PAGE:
Finally, a word about 'standards'. You seem to take what amounts to a very relativist position - what counts about the work of art is who makes it and how it is used. I have a certain sympathy with this. I often think I am the most thoroughly relativist writer on contemporary art now on the scene - or, rather, the most honestly relativist one. I think a work of art only has meaning when you place it in its cultural context, and that this is as true of Michelangelo's David as it is of a Chicano mural in East Los Angeles. Sarah Kent of Time Out, who seems to me to judge works of art almost entirely by the way they fit with her own social and political conceptions, once said to me that she couldn't live with herself unless she believed in 'absolute standards'. I believe in absolute standards in about the same way that I believe that God is alive and well in Mexico City. On the other hand, I don't think that relativism is a prescription for telling people what they want to hear, which is what you come very close to recommending. Feeding an African American student doses of simplified propaganda about the virtues of 'Africanism' and the wickedness of white society (which is the message of some African American art, though certainly not all) isn't going to help that student cope either with the real world or with the idea of art itself. I think one thing one learns from studying modern African art - made in Africa itself - is the great distance it has from the African American product. And it's always interesting, sobering and deeply instructive to talk to real Africans, intellectuals admittedly, about their view of African American and indeed Afro-Caribbean culture. There are some things I wouldn't dare to put into a textbook for the American market, even as an act of provocation!


Pound's Agenda

I am sorry if William Cookson takes my sarcasm about 'refined minds' so personally that he is driven to pretend that he does not possess one. Come along: surely the editor of a fancy critical magazine has some acquaintance with English usage. 'Refined' is rendered in the shorter OED as, among other definitions, 'Free from rude, gross, or vulgar elements… Of language, speech, etc: Cultivated, polished, elegant. Raised to a high degree of subtlety, nicety, precision, etc.' For Cookson to add a bracket '(whatever that phrase means?!)' hardly primes an impression of considered response: his question mark following 'whatever' - which does not imply a question - is unpromising, while the Angela Brazilian exclamation mark solicits connivance that has yet to be earned. If the phrase 'refined minds' is not exactly innovative, it is at least grammatical, which can hardly be alleged of the expression 'Those inevitably dwindling number of people', with which Cookson begins the next paragraph of his polemic.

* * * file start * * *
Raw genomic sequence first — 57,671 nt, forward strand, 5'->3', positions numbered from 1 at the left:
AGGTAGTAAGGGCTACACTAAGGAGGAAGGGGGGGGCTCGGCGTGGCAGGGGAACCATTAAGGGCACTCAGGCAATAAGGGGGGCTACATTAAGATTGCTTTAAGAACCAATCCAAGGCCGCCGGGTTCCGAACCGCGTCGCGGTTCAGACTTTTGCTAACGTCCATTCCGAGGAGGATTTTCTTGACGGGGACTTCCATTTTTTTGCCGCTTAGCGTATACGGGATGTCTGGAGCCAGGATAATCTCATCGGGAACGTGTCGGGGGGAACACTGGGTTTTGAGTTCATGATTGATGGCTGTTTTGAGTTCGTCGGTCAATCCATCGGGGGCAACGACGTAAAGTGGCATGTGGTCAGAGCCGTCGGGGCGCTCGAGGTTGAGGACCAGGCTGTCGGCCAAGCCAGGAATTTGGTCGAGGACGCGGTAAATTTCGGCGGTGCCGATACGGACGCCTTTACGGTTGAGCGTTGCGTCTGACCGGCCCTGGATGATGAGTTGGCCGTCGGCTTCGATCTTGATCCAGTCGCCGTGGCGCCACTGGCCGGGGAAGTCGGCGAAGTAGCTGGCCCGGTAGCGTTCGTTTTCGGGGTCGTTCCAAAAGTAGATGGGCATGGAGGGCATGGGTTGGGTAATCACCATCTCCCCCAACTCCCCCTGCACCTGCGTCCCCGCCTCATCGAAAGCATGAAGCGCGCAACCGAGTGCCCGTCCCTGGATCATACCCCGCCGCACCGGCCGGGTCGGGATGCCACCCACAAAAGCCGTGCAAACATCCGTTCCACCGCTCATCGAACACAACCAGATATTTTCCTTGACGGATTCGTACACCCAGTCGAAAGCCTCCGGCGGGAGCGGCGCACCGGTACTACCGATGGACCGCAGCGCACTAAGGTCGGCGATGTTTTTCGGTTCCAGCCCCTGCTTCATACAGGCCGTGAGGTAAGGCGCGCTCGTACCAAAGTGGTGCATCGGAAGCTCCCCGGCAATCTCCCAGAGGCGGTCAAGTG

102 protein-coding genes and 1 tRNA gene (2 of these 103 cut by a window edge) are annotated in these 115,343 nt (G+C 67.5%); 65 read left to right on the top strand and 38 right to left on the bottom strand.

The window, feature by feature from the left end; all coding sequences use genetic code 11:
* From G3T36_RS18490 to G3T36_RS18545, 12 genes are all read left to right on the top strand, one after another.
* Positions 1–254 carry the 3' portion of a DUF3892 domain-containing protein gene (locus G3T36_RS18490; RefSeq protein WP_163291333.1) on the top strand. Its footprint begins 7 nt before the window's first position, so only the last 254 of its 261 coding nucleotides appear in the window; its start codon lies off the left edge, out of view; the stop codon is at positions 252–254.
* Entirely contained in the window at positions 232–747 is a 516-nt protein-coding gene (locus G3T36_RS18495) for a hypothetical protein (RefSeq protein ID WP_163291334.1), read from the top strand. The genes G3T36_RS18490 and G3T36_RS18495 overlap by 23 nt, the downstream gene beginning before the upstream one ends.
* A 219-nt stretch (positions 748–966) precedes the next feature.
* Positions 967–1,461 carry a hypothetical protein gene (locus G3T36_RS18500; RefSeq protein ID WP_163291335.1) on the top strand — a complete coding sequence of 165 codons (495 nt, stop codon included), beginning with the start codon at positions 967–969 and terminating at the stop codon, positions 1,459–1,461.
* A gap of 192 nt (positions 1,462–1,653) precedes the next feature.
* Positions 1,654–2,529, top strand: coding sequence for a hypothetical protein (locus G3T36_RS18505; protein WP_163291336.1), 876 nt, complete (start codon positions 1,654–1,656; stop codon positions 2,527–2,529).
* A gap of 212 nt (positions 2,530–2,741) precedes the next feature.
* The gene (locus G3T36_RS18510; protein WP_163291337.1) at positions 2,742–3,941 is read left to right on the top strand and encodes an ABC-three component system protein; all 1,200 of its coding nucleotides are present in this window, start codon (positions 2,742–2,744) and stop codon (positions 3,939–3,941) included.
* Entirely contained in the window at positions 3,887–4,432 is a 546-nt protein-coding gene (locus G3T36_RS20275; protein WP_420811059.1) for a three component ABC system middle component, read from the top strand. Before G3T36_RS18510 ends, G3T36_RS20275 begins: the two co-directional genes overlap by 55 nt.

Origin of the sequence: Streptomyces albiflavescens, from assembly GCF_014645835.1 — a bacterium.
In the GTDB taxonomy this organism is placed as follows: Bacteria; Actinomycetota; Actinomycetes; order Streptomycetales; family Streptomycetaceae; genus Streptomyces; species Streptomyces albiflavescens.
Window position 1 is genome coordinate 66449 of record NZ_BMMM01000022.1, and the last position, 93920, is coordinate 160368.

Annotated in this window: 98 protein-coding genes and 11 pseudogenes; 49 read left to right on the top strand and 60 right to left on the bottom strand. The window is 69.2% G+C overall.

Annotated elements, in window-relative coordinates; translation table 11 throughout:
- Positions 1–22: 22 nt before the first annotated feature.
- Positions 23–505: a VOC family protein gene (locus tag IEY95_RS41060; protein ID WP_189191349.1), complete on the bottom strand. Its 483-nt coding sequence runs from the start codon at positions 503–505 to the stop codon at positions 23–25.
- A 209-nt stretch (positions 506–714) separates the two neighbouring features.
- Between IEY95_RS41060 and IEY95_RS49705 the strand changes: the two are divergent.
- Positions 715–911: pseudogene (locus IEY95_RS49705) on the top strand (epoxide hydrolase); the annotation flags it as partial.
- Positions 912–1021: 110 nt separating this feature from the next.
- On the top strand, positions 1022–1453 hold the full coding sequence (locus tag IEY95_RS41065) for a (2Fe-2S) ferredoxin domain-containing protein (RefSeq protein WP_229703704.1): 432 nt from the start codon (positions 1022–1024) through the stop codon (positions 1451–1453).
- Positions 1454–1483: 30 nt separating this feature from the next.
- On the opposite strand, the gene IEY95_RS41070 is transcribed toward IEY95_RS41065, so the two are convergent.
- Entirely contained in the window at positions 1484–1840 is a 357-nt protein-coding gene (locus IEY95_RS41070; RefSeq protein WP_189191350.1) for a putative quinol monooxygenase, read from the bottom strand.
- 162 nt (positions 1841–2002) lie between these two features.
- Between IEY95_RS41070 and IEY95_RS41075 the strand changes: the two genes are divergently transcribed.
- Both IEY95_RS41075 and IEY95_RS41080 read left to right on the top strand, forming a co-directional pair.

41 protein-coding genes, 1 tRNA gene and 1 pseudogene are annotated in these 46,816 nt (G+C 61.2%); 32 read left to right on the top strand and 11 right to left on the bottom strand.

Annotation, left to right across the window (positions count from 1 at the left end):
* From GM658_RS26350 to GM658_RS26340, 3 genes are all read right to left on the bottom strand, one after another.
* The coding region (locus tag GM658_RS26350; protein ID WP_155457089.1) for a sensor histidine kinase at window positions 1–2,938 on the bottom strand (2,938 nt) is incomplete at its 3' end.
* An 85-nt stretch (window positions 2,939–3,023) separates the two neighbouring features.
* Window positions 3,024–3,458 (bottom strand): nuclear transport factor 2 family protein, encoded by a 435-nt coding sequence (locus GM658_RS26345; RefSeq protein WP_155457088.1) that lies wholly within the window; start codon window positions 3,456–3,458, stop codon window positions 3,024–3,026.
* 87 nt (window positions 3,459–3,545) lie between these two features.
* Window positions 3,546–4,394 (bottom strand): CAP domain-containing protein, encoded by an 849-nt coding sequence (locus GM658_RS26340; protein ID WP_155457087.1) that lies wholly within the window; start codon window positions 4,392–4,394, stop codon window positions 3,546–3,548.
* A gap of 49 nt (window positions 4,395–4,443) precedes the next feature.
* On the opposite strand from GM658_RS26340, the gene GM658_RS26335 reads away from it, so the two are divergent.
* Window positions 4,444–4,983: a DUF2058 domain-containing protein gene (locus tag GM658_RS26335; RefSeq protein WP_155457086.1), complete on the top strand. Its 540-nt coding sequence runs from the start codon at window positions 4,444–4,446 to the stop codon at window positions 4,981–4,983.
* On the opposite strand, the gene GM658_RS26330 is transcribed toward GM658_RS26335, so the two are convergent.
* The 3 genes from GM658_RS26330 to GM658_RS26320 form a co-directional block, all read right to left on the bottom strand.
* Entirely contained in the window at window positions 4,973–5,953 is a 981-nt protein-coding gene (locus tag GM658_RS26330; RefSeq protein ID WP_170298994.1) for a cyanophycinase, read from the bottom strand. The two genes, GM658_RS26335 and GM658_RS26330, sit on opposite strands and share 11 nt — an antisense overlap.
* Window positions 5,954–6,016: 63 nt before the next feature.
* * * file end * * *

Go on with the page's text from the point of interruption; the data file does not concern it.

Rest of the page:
However, the question of English usage is not important here, although Cookson first raised it. Let me begin with a concession, in case that helps to reduce the inflammation: it may well be that I was wrong to speak of'centrality' with regard to Pound's anti-Semitism. Part of the problem of the Cantos, as even their admirers usually concede (or boast), is that they contain brilliant contributions to a whole which, like Los Angeles, sprawls impressively but does not quite come together. Hence, perhaps, as one might expect from a constructively eclectic mind (is that word OK with Cookson?), there may well be no centre to speak of. There was, however, a cluster of energising ideas, so to say, at the heart of Pound's vigorous urgency (all right so far, Ed.?) and one of them was a conceptualnotion of'the Jews' as standing for a diabolical force to which, on covert occasions, Pound gave the name 'usury'. This money-grubbing vision of 'the Jews' was an integral (central?) part of the usage of Christian Europe long before Pound tapped into it and he cannot, of course, be blamed personally for it, though he did elect to employ and amplify it. One of the tricks of some anti-Semites - who are not of a common temper or purpose - is to denounce 'the Jews' (a cohesive oligarchy of meta-political-plotters), while exempting the 'innocent' Solomon Nobody who pays the price for the Sanhedrin's manipulations by having his little Ikey beaten up at school. Even Charles Maurras, Eliot's mentor, exempted the ghettoed schnook, who did not pretend to be anything but a 'pauvre petit Jui!, from his murderous recipes. The duplicitous use of terms is, of course, one of the glories of poetry and his admirers should not lightly acquit Pound of practising it; 'contradictory' attitudes towards scapegoats are, as René Girard has so often pointed out, typical of those with social 'solutions' involving human sacrifice and its subsequent self-exculpatory 'denial'. Oedipus' ejection and belated 'sainthood' illustrate how the victim, through having been the 'mysterious' source of a cure for social discord, can later have his 'powers' become the subject of a kind of awe (the word 'sacred' is itself two-faced, like the adjective 'dire' or deinos. 'The Jew', in the notation of world-conspiracy theorists, is never this or that mundane Jewboy; he is something infinitely more elusive and can be eliminated only by the 'regretted' destruction of all Jews, including the 'innocent'. Do we really have to go through all this every time someone reveals himself to know as little as Cookson about the deviousness of power and of fantasists who ape it?